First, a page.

If Amazon.com gives almost nothing to charity, should we care?

Arts, entertainment, and more.
March 6 2009 6:19 PM

The New Scrooge

Are there lemonade stands that devote more to charity than Amazon.com?

amazon.com.

With Amazon.com's recent announcement of profits of $645 million on revenues of $19.17 billion last year, the company isn't just surviving the recession—it's pounding its rivals into the dust. So it's cakes and ale all around for charitable beneficiaries of the Seattle giant's largesse, right?

Sure—if they're buying.

While Amazon.com is famously cheap in its prices, it's also become infamously cheap to the community it lives in. The tacit silence over Amazon's stinginess was first broken in a 2007 complaint on a Publishers Weekly blog by a rival Seattle bricks-and-mortar bookseller. When Paul Constant, books editor at the Seattle alt-weekly the Stranger, followed up on the post last year, he hit a stone wall: "[Amazon.com] has refused to return repeated e-mails and calls from The Stranger about the company's seemingly nonexistent contributions to the Seattle arts scene," he wrote at the time. "Internet searches for any sign of philanthropy on behalf of the company prove fruitless."

Wait … no corporate giving at all? None?

Amazon.com's own account hardly inspires confidence. True, their Giving page cites employee efforts, and the Bezos family maintains its own comparatively modest foundation. The company has also allowed other people's donation money—and page views—to course through its site. But the only listed donations by Amazon.com itself are a single Nonprofit Innovation Award that has not been given since 2005, and the delivery after "recent flooding in Southeast Kansas, [of] more than 10 pallets of household goods ... to local Red Cross shelters in Coffeyville, Kansas." What they don't note is that "recent" is July 2007—and, as Amazon.com is the largest employer in Coffeyville, that their own employees may have been among those benefiting from the goods.

Recent Amazon.com SEC filings and annual reports make no mention of grants, charitable donations, local arts support, or any other civic-minded efforts by the online giant. By contrast, their rival Barnes & Noble actually notes community relations in its annual reports and maintains a Sponsorships and Charitable Donations page complete with application instructions. For that matter, most multibillion-dollar corporations pay at least some lip service to doing good—especially when the company itself is doing great.

Advertisement

Puzzled, I e-mailed Patty Smith, Amazon.com's director of corporate communications. Yes, she said, she'd like to hear Slate's questions. But when asked specifically about the extent of Amazon.com's charitable contributions—indeed, for any comment at all on a corporate policy regarding philanthropy—the company's response was silence. Repeated calls and e-mails have since gone unreturned.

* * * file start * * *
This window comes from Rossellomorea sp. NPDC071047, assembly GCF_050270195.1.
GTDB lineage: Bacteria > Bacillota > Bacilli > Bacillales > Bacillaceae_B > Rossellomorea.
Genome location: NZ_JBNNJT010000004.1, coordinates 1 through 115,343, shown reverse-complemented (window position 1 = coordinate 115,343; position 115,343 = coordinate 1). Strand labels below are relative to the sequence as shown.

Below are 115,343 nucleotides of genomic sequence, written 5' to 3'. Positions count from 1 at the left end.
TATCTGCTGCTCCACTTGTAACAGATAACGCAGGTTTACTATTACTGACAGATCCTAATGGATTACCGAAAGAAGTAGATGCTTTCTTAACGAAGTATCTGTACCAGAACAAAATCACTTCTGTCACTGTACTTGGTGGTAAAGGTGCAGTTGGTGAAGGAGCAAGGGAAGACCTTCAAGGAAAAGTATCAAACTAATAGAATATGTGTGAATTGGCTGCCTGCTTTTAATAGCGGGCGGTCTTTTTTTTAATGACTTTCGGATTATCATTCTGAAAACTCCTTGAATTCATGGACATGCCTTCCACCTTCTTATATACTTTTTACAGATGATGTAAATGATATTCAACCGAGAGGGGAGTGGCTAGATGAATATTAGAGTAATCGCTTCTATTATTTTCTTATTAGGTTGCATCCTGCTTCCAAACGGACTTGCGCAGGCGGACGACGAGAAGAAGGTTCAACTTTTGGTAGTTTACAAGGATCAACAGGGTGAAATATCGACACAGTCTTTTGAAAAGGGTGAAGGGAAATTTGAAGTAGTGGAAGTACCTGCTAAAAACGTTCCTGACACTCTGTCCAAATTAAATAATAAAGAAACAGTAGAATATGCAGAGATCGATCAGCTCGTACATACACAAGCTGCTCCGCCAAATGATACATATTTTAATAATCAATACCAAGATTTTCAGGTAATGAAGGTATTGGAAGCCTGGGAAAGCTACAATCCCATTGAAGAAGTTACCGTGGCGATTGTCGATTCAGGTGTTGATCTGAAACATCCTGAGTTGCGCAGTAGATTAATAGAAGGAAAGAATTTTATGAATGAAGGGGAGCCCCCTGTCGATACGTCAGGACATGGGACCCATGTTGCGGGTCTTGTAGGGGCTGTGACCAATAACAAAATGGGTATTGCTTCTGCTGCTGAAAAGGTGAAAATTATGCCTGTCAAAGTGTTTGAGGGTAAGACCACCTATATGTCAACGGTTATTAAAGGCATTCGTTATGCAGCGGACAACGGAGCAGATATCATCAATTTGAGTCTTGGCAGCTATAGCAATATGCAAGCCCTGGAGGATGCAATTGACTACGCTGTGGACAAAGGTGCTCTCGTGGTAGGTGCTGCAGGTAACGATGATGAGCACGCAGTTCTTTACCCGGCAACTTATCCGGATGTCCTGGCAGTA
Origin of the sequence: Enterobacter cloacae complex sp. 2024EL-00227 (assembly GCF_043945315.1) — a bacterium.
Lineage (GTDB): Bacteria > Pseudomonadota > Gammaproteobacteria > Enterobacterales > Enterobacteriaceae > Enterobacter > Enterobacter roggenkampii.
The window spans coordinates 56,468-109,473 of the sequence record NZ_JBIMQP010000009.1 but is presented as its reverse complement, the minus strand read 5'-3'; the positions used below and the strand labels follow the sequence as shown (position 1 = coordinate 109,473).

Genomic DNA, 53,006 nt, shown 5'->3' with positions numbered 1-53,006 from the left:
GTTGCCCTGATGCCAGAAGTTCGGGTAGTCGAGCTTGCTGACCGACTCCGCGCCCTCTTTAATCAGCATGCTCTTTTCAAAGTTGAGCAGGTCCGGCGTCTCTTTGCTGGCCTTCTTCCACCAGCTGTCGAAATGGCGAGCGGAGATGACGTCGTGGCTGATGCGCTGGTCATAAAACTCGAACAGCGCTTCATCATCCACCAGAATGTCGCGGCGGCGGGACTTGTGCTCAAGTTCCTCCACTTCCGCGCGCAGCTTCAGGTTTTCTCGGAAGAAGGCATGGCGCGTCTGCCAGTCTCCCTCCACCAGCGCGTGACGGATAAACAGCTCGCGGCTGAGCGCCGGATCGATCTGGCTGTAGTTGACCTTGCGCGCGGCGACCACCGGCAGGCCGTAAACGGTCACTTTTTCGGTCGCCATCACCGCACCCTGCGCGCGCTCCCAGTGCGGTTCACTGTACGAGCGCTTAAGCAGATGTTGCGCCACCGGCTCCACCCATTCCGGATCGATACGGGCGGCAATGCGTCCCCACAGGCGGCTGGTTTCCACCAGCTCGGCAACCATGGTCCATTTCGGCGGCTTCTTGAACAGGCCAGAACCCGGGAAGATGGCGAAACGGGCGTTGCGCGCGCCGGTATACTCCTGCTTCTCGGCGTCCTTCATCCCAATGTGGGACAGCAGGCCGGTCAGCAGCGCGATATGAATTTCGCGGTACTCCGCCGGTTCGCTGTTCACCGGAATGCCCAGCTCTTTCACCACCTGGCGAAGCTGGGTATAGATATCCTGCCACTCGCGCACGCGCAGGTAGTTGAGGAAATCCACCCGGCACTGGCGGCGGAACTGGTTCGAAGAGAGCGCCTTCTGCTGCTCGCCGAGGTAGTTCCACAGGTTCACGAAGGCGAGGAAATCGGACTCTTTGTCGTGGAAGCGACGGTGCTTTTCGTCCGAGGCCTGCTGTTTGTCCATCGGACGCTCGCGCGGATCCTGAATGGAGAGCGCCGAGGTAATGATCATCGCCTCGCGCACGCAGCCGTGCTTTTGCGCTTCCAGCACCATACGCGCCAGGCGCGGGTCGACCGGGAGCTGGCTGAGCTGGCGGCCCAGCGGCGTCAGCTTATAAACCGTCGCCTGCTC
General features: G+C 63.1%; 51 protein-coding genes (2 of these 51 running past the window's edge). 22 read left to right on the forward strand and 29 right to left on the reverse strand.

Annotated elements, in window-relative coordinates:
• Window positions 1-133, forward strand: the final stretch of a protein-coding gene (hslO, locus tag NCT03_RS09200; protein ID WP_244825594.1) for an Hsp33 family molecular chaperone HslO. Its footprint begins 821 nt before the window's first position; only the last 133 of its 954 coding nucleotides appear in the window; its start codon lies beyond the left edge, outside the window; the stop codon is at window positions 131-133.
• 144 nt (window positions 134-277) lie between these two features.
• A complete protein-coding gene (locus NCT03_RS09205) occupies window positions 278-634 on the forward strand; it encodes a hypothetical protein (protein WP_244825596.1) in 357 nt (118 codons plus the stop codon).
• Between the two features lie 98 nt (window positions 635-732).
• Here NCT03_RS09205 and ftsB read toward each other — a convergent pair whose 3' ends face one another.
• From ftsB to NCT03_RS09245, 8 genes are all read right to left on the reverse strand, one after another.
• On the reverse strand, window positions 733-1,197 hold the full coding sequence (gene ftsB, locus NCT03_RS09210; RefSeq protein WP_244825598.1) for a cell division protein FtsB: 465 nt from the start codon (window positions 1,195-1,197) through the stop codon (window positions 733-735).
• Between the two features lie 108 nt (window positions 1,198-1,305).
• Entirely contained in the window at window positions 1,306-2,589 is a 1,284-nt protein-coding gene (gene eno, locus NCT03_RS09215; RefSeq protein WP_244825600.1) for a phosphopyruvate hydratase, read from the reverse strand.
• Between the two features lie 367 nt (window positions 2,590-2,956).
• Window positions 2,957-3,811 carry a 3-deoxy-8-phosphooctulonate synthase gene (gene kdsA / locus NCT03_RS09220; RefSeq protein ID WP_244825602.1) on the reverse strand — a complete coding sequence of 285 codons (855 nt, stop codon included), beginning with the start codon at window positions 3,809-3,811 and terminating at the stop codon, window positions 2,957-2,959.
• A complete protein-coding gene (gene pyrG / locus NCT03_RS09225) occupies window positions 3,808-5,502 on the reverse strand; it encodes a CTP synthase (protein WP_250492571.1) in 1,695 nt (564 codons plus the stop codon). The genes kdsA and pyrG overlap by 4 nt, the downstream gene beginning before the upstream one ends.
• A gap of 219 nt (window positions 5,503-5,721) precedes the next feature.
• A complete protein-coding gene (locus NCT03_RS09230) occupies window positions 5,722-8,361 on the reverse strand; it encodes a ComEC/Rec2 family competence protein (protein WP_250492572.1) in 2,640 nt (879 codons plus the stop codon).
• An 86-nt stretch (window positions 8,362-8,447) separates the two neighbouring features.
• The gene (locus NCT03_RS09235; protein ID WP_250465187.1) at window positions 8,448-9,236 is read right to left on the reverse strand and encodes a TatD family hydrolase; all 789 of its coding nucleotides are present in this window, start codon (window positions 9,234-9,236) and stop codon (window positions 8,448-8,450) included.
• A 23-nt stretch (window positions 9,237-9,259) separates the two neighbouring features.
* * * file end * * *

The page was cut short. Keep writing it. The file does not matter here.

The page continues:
Two perfectly reasonable explanations come to mind for this. The first is that Amazon.com is exceedingly discreet—that it changes into superhero tights in a phone booth, then rockets off to provide clean water to poor villages, dole out blankets to shivering orphans, and phone in whopping anonymous grants during Car Talk pledge drives.

The other is that there are lemonade stands that donate more to charity than Amazon.com does.

But should this matter to consumers?

TODAY IN SLATE

Culturebox

The Ebola Story

How our minds build narratives out of disaster.

The Budget Disaster That Completely Sabotaged the WHO’s Response to Ebola

PowerPoint Is the Worst, and Now It’s the Latest Way to Hack Into Your Computer

The Shooting Tragedies That Forged Canada’s Gun Politics

A Highly Unscientific Ranking of Crazy-Old German Beers

Education

Welcome to 13th Grade!

Some high schools are offering a fifth year. That’s a great idea.

Culturebox

The Actual World

“Mount Thoreau” and the naming of things in the wilderness.

Want Kids to Delay Sex? Let Planned Parenthood Teach Them Sex Ed.

Would You Trust Walmart to Provide Your Health Care? (You Should.)

  News & Politics
Politics
Oct. 22 2014 9:42 PM Landslide Landrieu Can the Louisiana Democrat use the powers of incumbency to save herself one more time?
  Business
Continuously Operating
Oct. 22 2014 2:38 PM Crack Open an Old One A highly unscientific evaluation of Germany’s oldest breweries.
  Life
Gentleman Scholar
Oct. 22 2014 5:54 PM May I Offer to Sharpen My Friends’ Knives? Or would that be rude?
  Double X
The XX Factor
Oct. 22 2014 4:27 PM Three Ways Your Text Messages Change After You Get Married
  Slate Plus
Tv Club
Oct. 22 2014 5:27 PM The Slate Walking Dead Podcast A spoiler-filled discussion of Episodes 1 and 2.
  Arts
Culturebox
Oct. 22 2014 11:54 PM The Actual World “Mount Thoreau” and the naming of things in the wilderness.
  Technology
Future Tense
Oct. 22 2014 5:33 PM One More Reason Not to Use PowerPoint: It’s The Gateway for a Serious Windows Vulnerability
  Health & Science
Wild Things
Oct. 22 2014 2:42 PM Orcas, Via Drone, for the First Time Ever
  Sports
Sports Nut
Oct. 20 2014 5:09 PM Keepaway, on Three. Ready—Break! On his record-breaking touchdown pass, Peyton Manning couldn’t even leave the celebration to chance.